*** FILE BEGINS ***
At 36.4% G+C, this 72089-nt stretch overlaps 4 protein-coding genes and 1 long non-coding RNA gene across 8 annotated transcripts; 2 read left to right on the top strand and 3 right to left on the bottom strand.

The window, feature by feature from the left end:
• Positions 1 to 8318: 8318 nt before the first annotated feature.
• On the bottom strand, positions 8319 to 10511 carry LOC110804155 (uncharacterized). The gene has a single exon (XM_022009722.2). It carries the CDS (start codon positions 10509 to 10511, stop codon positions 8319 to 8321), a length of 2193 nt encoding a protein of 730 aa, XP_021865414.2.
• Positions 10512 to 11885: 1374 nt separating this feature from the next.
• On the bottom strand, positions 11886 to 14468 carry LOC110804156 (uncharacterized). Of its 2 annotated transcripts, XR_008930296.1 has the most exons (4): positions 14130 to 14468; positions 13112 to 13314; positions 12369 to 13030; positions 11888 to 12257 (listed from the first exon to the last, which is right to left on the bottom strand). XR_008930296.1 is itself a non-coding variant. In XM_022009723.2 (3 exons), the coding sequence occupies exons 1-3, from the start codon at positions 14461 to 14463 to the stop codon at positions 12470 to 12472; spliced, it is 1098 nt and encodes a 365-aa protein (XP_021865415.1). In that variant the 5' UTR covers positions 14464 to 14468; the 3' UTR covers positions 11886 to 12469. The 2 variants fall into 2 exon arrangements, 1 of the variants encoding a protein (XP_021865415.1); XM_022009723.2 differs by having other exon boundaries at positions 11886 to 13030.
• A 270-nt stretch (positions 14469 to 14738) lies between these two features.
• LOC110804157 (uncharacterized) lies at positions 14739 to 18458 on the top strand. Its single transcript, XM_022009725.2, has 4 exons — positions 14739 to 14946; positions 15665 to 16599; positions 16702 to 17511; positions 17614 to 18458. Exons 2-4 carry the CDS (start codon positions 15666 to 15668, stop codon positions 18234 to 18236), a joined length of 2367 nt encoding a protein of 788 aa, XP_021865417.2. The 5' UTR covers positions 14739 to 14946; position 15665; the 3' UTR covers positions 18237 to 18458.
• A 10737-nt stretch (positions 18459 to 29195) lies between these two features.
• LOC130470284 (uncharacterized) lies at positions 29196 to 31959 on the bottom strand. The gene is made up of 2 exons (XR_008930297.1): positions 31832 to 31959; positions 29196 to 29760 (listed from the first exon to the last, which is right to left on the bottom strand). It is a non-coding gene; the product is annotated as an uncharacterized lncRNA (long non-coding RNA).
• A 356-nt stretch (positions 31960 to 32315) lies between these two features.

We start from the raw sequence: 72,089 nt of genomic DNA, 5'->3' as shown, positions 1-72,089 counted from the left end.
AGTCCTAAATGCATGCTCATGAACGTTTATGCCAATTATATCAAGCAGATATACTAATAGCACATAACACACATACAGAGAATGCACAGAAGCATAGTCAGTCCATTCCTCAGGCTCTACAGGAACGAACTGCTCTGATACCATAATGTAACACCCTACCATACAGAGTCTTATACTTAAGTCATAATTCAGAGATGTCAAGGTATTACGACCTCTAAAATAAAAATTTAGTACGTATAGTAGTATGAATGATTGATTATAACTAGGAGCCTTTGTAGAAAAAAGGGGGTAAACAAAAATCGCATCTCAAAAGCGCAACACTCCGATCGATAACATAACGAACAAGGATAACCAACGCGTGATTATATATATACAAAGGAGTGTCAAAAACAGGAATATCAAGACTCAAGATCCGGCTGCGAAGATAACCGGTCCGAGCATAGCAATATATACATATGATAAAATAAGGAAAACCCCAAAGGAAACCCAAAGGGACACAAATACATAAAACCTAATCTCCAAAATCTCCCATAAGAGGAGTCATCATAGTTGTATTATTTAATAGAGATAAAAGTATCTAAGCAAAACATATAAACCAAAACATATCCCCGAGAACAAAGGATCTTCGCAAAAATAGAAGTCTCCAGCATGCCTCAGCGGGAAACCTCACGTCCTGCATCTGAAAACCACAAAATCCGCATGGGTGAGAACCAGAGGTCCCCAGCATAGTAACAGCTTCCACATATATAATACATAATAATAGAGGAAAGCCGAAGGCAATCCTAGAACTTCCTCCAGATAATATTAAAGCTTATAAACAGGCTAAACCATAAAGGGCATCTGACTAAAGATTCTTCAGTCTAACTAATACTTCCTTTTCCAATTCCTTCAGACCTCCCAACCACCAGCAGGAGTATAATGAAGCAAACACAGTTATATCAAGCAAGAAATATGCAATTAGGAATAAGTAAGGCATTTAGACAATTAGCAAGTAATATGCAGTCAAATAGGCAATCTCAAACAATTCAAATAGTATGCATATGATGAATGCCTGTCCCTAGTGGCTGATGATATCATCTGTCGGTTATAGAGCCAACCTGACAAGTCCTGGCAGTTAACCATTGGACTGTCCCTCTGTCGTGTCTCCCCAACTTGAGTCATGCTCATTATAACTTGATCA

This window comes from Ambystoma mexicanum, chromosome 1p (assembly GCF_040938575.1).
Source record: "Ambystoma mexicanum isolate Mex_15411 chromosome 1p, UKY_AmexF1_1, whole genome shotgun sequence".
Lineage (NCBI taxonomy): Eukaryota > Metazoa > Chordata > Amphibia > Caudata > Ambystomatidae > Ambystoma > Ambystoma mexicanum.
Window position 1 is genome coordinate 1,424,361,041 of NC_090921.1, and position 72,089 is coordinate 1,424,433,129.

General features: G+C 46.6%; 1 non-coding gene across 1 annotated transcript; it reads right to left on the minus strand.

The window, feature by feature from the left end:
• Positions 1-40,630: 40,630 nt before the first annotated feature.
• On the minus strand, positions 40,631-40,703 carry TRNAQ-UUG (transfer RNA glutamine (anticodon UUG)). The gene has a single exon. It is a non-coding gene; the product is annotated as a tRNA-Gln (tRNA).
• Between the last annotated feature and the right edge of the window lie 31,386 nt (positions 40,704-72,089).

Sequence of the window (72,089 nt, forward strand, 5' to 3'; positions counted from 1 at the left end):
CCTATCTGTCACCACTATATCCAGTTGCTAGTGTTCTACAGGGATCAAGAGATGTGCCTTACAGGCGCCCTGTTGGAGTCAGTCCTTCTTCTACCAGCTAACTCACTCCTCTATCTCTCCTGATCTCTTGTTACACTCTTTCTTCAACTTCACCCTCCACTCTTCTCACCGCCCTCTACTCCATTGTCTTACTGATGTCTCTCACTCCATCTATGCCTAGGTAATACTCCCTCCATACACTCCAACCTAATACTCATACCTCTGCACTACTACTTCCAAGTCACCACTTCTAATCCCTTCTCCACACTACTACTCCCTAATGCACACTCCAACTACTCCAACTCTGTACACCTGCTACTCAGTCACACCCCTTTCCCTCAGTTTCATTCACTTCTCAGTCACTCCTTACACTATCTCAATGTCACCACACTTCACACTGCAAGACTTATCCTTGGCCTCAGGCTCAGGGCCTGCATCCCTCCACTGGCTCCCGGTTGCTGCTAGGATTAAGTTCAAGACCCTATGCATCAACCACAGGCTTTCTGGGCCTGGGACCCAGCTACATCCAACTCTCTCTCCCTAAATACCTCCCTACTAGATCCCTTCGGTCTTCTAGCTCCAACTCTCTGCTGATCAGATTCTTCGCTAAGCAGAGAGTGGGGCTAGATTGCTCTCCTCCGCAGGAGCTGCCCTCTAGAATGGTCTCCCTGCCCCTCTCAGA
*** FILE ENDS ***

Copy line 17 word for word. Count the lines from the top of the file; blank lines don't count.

Window position 1 is genome coordinate 1,424,361,041 of NC_090921.1, and position 72,089 is coordinate 1,424,433,129.